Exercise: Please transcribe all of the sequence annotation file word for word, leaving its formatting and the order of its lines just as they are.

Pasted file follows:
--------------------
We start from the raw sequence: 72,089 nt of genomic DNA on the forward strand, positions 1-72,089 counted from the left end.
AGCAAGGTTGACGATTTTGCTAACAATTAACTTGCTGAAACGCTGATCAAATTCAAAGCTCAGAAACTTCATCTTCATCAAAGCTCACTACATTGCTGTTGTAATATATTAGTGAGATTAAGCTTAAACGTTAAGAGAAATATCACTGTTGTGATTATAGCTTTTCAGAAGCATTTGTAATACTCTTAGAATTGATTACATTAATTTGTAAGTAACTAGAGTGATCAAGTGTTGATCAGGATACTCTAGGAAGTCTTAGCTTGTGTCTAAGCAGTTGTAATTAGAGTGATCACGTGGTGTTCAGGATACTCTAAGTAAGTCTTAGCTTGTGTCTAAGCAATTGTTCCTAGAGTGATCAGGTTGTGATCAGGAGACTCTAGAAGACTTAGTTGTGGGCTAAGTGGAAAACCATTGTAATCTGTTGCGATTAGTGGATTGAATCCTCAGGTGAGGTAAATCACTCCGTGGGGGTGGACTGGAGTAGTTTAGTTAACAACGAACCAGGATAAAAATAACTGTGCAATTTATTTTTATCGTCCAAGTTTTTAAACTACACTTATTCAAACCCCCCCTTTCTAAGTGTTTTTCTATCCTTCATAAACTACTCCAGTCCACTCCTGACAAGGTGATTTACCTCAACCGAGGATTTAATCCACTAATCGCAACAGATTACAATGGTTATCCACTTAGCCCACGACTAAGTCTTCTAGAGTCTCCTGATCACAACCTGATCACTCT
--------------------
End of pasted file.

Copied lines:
We start from the raw sequence: 72,089 nt of genomic DNA on the forward strand, positions 1-72,089 counted from the left end.
AGCAAGGTTGACGATTTTGCTAACAATTAACTTGCTGAAACGCTGATCAAATTCAAAGCTCAGAAACTTCATCTTCATCAAAGCTCACTACATTGCTGTTGTAATATATTAGTGAGATTAAGCTTAAACGTTAAGAGAAATATCACTGTTGTGATTATAGCTTTTCAGAAGCATTTGTAATACTCTTAGAATTGATTACATTAATTTGTAAGTAACTAGAGTGATCAAGTGTTGATCAGGATACTCTAGGAAGTCTTAGCTTGTGTCTAAGCAGTTGTAATTAGAGTGATCACGTGGTGTTCAGGATACTCTAAGTAAGTCTTAGCTTGTGTCTAAGCAATTGTTCCTAGAGTGATCAGGTTGTGATCAGGAGACTCTAGAAGACTTAGTTGTGGGCTAAGTGGAAAACCATTGTAATCTGTTGCGATTAGTGGATTGAATCCTCAGGTGAGGTAAATCACTCCGTGGGGGTGGACTGGAGTAGTTTAGTTAACAACGAACCAGGATAAAAATAACTGTGCAATTTATTTTTATCGTCCAAGTTTTTAAACTACACTTATTCAAACCCCCCCTTTCTAAGTGTTTTTCTATCCTTCATAAACTACTCCAGTCCACTCCTGACAAGGTGATTTACCTCAACCGAGGATTTAATCCACTAATCGCAACAGATTACAATGGTTATCCACTTAGCCCACGACTAAGTCTTCTAGAGTCTCCTGATCACAACCTGATCACTCT